"`* * * [T]here are recent decisions allowing successive suits on theories of express and implied contract, or even alternative theories of express contract. Decisions such as these seem to undermine an important aspect of the reformed procedure.' (Footnotes omitted.) *683 "For a case which holds that an adverse judgment on an action on an express contract is a bar to a subsequent action on quantum meruit, see Golden v. Mascari, 63 Ohio App. 139, 25 N.E.2d 462 (1939). For the purposes of the application of the statute of limitations we have held that an amended complaint on quantum meruit is a restatement of the same cause of action as that in the original complaint on an express contract. Richardson v. Investment Co., 124 Or. 569, 571-572, 264 P. 458, 265 P. 1117 (1928). * * *.

"Although the vast majority of the cases in the United States hold * * * that an adverse judgment on an action upon an express contract is not a bar to a subsequent action for a reasonable value of one's services, it is submitted that, when the rationales behind res judicata are taken into consideration, such holdings are out of step with the freedoms of modern practice and procedure."

We agree with the court in Dean v. Exotic Veneers, Inc., supra, and believe that the contrary holding contended for by plaintiff would be out of step with the freedoms of modern practice and procedure.

In another recent case, Purification Systems Inc. v. Mastan Co., Inc., 40 Mich.App. 308, 198 N.W.2d 807 (1972), the court held that where a claim asserted by the plaintiff arose out of one transaction or occurrence and recovery could be claimed under express or implied contract, and the plaintiff chose to proceed on express contract only, and the cause proceeded to final adjudication against him, his recovery was barred by the rule of res judicata. See, also, Golden v. Mascari, 63 Ohio App. 139, 25 N.E.2d 462 (1939), holding that a mere change in the theory of a cause of action is not sufficient to prevent the application of the doctrine of res judicata; La Vasser v. Chesbrough Lumber Co., 190 Mich. 403, 157 N.W. 74 (1916), holding that a judgment in an action in quantum meruit for services rendered under a contract is a bar to another action by plaintiff for damages for breach of contract.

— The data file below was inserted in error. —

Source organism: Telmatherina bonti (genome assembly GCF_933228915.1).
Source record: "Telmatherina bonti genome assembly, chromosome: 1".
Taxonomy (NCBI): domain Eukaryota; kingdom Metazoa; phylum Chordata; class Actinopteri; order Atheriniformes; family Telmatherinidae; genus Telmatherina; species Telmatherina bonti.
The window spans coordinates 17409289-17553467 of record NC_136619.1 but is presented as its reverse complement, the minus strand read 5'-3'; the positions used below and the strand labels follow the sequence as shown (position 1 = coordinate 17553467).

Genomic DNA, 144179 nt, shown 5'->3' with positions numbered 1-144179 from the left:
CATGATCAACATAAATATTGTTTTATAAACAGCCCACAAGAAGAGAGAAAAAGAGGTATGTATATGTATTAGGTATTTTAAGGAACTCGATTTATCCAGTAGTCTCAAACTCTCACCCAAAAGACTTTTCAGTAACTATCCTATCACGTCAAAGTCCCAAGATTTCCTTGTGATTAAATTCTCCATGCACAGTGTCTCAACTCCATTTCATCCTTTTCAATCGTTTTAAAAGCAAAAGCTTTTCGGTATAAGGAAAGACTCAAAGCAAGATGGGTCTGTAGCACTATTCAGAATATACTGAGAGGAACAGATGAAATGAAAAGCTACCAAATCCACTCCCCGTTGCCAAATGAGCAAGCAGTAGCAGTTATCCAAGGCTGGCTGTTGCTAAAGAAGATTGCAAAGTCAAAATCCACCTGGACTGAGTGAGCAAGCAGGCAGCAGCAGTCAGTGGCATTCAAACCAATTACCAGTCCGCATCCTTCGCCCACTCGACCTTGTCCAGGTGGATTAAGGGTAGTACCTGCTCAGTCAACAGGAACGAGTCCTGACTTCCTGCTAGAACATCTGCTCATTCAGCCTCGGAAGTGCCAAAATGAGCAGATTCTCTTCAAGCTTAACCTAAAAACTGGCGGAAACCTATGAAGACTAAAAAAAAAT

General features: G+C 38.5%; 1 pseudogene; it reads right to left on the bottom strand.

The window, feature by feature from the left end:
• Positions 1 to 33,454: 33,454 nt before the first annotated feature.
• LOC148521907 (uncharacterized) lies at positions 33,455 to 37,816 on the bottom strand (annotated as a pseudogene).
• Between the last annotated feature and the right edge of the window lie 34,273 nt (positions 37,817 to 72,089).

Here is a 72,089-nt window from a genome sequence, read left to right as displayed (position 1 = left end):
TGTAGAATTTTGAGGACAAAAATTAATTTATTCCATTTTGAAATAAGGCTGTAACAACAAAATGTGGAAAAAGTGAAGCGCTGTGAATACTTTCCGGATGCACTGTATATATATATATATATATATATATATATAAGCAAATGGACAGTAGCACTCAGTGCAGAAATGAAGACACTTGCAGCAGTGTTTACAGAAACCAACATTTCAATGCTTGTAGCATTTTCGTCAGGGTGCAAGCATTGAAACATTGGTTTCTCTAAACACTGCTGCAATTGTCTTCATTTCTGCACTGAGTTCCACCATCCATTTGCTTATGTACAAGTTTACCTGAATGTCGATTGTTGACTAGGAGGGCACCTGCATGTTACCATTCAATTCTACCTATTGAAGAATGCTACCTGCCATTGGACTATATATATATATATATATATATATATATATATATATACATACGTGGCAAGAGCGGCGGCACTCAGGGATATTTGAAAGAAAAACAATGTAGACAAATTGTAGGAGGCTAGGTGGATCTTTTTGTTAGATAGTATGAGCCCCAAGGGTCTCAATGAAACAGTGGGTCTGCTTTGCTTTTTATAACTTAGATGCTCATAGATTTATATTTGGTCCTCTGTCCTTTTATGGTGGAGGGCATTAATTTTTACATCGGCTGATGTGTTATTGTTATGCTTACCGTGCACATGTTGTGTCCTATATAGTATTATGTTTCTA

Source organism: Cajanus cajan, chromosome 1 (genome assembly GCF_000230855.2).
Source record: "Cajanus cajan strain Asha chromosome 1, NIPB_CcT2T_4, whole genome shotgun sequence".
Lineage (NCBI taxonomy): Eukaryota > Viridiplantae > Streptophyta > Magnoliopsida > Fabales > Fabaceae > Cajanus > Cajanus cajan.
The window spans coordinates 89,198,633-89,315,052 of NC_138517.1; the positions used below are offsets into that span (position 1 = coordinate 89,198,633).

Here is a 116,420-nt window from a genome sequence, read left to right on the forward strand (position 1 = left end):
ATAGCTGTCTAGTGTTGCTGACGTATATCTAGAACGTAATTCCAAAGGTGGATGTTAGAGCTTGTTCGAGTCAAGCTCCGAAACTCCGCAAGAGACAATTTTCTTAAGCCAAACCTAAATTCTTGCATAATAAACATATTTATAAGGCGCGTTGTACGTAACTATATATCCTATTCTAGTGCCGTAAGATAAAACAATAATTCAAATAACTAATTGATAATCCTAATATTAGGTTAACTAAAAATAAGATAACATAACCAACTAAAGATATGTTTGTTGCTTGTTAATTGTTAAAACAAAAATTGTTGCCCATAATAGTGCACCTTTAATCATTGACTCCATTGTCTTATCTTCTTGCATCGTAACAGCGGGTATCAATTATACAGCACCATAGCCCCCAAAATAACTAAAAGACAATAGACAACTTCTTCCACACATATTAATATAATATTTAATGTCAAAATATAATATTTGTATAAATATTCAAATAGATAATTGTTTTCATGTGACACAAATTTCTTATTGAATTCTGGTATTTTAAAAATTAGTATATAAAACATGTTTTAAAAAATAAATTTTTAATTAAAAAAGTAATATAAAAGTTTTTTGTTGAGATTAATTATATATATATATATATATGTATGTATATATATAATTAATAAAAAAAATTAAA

In the instant case, it is clear that plaintiff had knowledge of all the facts, and, apparently, also of the possible remedies. Under our statutes, it could have joined them in one action. It chose not to do so, but elected to take a chance on a favorable verdict, reserving to itself another "bite of the apple" in the event it failed in the first suit. In the interests of the economy of judicial time and talent, and as a matter of public policy, it should not be permitted to do this. We believe the rationale in Dean v. Exotic Veneers, Inc., supra, is sound and should be applied to the instant case. See, also, Schopflocher, "What is a Single Cause of Action for the Purpose of the Doctrine of Res Judicata?" 21 Or.L.Rev. 319 at 363, 364, where that author advocates the imposition of a procedural penalty in such situations.

We conclude that the trial court was correct in sustaining defendant's motion for a summary judgment based on the ground of res judicata, and therefore affirm its decision.


Some case metadata and case summaries were written with the help of AI, which can produce inaccuracies. You should read the full case before relying on it for legal research purposes.

This site is protected by reCAPTCHA and the Google Privacy Policy and Terms of Service apply.